it is of Christ and the truth of the prom- not in any degree essential to a genuine faith that the believer should be persuaded of the truth of his own experience and the safety of his estate. Nevertheless. affirmed over and over again true. shown under totally) lapter no true believer grace. a certain persuasion that Conf. the root of faith rem this assurance 1st." in this Chapter. But exists its in very various degrees of strength. ch. our Assurance. Cat. Q. xiv. § 3. does not relate to the certainty of faith or trust as to the truth of the object our upon which the faith rests in Christ to —but it.* Besides this. foil is /s that the assurance which accompanies true faith not always a full assurance. Theolo- gians consequently have distinguished between the as- surance of faith (Heb. L. the divine promise of salvation to the certainty of our hope or belief as our own personal relation to Christ and eternal salit vation. 81. 22) to the truth of Christ vi. we are tru^ bft- — that is. a strong faith as —and the assurance of hope (Heb. as was xvii. because jus' in is proportion to the strength of our faith of the truth of that which faith our assursince we believe. 11) — that is. and other of it. Hence follows that while assurance. Faith. he is is ever permitted o ^t fall away from never left entirely with- any token of God's favour. is That this infallible assurance not of the essence i of saving faith Standards.. and.. 4th. uing. may is is in due time be revived.'530 CONFESSION OF FAITH. the phrase " full or infallible assurance. — that is. since. in all real some faith degree of does belong to the essence of in the sufficiency ises.. x. in one degree or an- is of the essence of faith. . it since exercises are sometimes intermitted.

to classes — All the promises of the Bible are to believers.ASSURANCE OP GRACE AND SALVATION. etc. and terliis minat'^" directly is upon Christ and its promise. I believe That the matter of co> a'ious experience. This it latter is also called the asslu'diice of sense. because and as is called the it is drawn upon an inference from the exp "^ience of the graces of the Spirit which the soul 'TOS when it reflects its is own saved is consciousness. and hence is called the direct act of faith. is not that is God is reconciled to me in Christ. lieverajT 331 nd therefore safe. made * Dr. the /t of direct faith. and will save me is do truly It is evi- dent that trust itself certainty that something dilferent from the we do (2. — and not to William Cunningliam's Keformers and Theology of the Refiii. fruit." The matter revealed. of faith. Essay . ormation. but act of faith. Tiie latter not of the reflcv essena.) trust. let "Whosoever " by faith. but that Christ truth. and therefore the truth accepted will. to saints." Whosoever cometh unto me I will in no wise cast out. Therefore I am saved That is the matter of inference and the essence of full assurance. TFiat is says that whosoever believes 0. and that our trust is of the right kind." him come. The first is of the essence of faith. presented to if I me as the foundation of trust. tures. is set forth in the Scrip" Believe in the Lord Jesus Christ. because rests its upon the inward sense Kii'<3 soul has of the reality of own spiritual ex- perieur>2S. and thou shalt be saved. is the object of saving faith.) From which the form in which the offer of salvation in Christ.* That this full assurance of our own gracious state is is not of the essence of saving faith proved — (1.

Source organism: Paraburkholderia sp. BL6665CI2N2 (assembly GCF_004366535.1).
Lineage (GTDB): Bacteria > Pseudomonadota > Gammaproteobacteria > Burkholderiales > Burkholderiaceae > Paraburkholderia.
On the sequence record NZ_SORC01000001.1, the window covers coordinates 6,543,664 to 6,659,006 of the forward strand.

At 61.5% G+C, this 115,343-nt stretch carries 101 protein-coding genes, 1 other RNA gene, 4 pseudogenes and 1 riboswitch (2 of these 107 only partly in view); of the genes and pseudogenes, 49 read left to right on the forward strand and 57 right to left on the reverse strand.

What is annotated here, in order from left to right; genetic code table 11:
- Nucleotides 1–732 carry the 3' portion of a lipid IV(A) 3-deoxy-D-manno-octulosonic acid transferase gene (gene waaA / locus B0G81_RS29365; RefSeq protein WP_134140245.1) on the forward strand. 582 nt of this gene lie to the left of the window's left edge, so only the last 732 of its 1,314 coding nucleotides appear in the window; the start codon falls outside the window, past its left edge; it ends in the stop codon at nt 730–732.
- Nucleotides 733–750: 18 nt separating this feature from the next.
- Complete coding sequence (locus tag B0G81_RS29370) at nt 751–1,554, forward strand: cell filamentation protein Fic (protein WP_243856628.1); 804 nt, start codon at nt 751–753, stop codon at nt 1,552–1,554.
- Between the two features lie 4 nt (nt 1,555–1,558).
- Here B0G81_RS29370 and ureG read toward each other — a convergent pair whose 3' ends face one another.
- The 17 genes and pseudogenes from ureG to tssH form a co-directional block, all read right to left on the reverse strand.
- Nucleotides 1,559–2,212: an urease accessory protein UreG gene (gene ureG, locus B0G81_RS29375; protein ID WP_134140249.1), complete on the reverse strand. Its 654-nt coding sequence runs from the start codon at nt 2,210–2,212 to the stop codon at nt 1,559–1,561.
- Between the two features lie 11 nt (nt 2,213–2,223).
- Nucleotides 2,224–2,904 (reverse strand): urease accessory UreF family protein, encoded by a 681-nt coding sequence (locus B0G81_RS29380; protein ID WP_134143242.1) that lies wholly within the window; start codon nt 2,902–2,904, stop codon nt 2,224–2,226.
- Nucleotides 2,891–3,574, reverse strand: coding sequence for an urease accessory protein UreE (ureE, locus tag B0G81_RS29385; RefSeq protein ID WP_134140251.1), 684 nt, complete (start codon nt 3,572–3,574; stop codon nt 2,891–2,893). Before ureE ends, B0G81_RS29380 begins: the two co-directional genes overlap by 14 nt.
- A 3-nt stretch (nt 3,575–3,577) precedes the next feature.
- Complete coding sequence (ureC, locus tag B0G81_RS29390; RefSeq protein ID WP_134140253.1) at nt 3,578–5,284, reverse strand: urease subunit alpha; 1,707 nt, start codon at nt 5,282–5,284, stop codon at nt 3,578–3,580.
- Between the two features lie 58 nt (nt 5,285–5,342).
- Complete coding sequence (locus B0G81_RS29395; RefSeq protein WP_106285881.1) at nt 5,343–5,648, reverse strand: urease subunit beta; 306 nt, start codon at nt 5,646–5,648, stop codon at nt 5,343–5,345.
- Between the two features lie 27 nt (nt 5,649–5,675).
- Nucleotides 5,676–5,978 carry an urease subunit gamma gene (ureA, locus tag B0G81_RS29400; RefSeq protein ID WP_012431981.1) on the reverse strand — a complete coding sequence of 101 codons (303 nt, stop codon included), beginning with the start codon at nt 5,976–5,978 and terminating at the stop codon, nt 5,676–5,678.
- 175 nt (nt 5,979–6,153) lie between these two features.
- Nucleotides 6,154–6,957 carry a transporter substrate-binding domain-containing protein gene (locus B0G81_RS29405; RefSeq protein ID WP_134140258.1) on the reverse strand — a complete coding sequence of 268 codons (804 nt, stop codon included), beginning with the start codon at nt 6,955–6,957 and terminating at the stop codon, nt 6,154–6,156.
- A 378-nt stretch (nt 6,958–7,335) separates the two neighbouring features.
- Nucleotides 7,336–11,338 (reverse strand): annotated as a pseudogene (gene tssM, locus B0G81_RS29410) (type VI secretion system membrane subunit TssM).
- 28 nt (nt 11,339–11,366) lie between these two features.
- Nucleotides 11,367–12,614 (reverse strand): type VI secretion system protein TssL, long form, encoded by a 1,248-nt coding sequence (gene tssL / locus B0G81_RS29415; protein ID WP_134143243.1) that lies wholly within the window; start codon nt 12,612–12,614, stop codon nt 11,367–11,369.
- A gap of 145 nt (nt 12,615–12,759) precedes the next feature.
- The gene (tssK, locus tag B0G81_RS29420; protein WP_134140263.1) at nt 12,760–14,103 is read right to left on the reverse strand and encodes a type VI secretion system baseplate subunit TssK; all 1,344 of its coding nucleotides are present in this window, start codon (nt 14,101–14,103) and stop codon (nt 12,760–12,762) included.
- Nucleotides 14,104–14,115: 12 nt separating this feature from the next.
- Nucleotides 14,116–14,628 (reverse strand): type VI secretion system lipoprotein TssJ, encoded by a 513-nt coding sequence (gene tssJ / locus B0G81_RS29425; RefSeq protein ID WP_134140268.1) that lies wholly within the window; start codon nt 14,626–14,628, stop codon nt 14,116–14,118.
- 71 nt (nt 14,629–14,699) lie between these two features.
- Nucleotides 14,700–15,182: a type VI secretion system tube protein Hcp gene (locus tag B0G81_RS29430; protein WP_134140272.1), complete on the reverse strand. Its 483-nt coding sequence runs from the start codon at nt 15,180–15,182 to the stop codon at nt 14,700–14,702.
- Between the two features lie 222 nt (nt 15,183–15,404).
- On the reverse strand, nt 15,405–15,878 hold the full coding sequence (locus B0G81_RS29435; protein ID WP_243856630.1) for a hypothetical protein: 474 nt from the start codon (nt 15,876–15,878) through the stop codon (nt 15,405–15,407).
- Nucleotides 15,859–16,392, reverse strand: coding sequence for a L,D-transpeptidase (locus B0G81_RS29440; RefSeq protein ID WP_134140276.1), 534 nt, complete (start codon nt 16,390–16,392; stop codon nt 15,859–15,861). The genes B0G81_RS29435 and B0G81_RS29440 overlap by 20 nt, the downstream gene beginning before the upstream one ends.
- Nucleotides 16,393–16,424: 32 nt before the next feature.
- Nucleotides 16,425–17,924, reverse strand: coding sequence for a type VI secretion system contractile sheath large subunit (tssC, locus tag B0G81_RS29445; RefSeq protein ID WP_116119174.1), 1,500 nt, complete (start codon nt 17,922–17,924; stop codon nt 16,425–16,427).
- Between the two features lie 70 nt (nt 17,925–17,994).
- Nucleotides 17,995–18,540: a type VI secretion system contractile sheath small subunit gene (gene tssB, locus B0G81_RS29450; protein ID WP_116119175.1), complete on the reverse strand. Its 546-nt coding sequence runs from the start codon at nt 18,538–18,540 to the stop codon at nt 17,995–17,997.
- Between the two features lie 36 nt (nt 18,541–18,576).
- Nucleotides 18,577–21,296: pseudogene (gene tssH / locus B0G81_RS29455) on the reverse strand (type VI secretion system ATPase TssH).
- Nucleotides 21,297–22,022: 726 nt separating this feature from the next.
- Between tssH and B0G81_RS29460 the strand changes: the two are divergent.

i. On the contrary. genuine assurance naturally leads to a legitimate and abiding peace and joy. and one of the highest attain- ments of the divine dinary revelation. under Sections i. vi. (4. CONFESSION OF FAITH. that all that leads to all that should be diligently sought. strength and chterfulness in the pracIt of obedience in every department of duty. to greater buoyancy. but its fruit. proving witness of the Holy above. life. as something beyond their present 11 . 10. and by the strength of those and (6) upon the apSpirit.) The expein rience of the great body of God's people modern times proves the same thing. hence follows that every princij)le of self-interest and every obligation resting upon us as Christians conspire to . and that should be carefully avoided. As we have seen and ii. Since this infallible assurance is not of the essence of faith. Heb. tainments. (3. and to love and thankfulness to God. since its very existence depends (a) upon the evidence afforded in those duties. the Bible contains many at- exhortations addressed to believers to go on to the grace of full assurance. practical marks. from the very laws of our being.. prevents it Genuine assurance can- not lead to looseness and indifference in the cultivation of grace and the performance of religious duties. without extraorit follows necessarily that its attain- ment it is a duty as well as a grace. and since it may be attained in this life in the use of ordinary means.) Paul appeared to doubt as tc the genuineness of his faith long after he was a true believer.332 individuals. that we are true believers. 2d. (5.) As we saw above. a false and presumptuous assurance is to be discriminated from a genuine assur- ance by certain clear. by diligence graces. and tice these. 2 Pet.